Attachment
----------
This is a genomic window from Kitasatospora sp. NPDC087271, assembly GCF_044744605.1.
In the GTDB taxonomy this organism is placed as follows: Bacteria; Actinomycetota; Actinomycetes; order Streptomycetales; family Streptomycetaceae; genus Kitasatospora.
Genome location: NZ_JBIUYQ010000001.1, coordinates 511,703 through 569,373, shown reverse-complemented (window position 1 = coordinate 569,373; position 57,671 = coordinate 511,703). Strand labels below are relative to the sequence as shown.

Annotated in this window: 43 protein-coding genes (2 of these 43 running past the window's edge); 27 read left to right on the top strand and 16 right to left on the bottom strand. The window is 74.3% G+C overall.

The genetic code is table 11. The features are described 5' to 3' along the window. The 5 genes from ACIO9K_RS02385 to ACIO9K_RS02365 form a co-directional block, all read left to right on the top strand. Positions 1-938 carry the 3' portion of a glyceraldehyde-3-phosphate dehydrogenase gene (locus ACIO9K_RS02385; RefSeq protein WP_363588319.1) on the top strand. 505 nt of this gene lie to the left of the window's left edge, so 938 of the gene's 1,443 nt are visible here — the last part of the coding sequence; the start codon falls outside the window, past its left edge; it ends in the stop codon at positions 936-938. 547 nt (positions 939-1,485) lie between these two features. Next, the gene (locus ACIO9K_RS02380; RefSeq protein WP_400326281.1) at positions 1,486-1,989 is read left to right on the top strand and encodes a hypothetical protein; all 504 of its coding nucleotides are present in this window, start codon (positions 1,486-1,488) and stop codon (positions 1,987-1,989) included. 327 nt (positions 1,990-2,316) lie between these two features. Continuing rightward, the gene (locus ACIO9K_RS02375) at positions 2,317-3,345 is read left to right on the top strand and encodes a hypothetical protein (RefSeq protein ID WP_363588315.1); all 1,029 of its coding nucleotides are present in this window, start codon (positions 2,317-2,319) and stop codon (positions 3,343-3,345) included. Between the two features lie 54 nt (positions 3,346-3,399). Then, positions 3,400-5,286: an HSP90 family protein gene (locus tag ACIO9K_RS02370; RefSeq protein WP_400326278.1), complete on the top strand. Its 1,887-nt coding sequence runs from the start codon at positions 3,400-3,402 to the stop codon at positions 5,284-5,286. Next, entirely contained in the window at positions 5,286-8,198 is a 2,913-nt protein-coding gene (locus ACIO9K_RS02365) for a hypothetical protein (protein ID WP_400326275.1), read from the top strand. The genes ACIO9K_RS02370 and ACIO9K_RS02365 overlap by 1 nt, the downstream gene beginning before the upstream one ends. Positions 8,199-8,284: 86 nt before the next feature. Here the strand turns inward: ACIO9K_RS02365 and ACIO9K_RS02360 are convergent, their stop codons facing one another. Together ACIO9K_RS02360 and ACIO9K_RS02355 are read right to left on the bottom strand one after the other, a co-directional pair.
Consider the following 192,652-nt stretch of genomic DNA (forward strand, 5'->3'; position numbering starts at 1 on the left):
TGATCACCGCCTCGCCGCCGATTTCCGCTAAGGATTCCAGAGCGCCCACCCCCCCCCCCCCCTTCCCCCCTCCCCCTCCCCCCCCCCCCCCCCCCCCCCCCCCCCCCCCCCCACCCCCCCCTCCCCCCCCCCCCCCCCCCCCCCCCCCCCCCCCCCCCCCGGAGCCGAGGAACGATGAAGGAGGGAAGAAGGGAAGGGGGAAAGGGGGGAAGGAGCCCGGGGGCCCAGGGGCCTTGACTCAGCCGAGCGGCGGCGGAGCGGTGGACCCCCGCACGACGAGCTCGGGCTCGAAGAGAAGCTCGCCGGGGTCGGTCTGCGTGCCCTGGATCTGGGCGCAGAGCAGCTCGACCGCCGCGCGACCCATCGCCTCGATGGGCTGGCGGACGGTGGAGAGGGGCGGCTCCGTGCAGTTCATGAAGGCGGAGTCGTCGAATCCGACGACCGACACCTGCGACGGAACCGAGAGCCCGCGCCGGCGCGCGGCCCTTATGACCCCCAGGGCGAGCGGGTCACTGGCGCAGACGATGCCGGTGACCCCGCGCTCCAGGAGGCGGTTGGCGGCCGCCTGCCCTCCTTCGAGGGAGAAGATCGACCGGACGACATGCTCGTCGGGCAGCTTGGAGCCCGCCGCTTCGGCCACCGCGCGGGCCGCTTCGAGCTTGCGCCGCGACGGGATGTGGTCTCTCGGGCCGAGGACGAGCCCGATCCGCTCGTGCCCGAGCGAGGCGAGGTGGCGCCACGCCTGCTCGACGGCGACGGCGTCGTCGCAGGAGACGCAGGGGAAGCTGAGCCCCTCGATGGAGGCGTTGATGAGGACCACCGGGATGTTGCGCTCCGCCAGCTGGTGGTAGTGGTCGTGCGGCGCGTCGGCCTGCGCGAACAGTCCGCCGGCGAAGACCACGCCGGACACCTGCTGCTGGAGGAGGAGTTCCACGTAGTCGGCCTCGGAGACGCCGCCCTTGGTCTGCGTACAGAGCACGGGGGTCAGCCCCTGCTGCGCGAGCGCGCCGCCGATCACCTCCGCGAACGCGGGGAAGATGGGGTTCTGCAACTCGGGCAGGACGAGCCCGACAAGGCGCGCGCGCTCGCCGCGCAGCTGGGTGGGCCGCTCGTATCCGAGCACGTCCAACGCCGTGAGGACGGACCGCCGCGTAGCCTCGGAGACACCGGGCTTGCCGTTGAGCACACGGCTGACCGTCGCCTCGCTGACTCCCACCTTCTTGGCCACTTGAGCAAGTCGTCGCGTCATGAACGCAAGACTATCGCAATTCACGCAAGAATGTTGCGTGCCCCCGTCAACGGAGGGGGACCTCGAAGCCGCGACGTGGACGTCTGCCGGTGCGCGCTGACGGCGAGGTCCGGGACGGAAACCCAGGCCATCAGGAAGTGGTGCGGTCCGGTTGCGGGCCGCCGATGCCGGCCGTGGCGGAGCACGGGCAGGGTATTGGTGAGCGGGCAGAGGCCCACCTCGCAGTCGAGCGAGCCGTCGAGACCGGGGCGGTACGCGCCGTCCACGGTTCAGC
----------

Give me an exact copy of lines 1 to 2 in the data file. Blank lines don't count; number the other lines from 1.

This is a genomic window from Kitasatospora sp. NPDC087271, assembly GCF_044744605.1.
In the GTDB taxonomy this organism is placed as follows: Bacteria; Actinomycetota; Actinomycetes; order Streptomycetales; family Streptomycetaceae; genus Kitasatospora.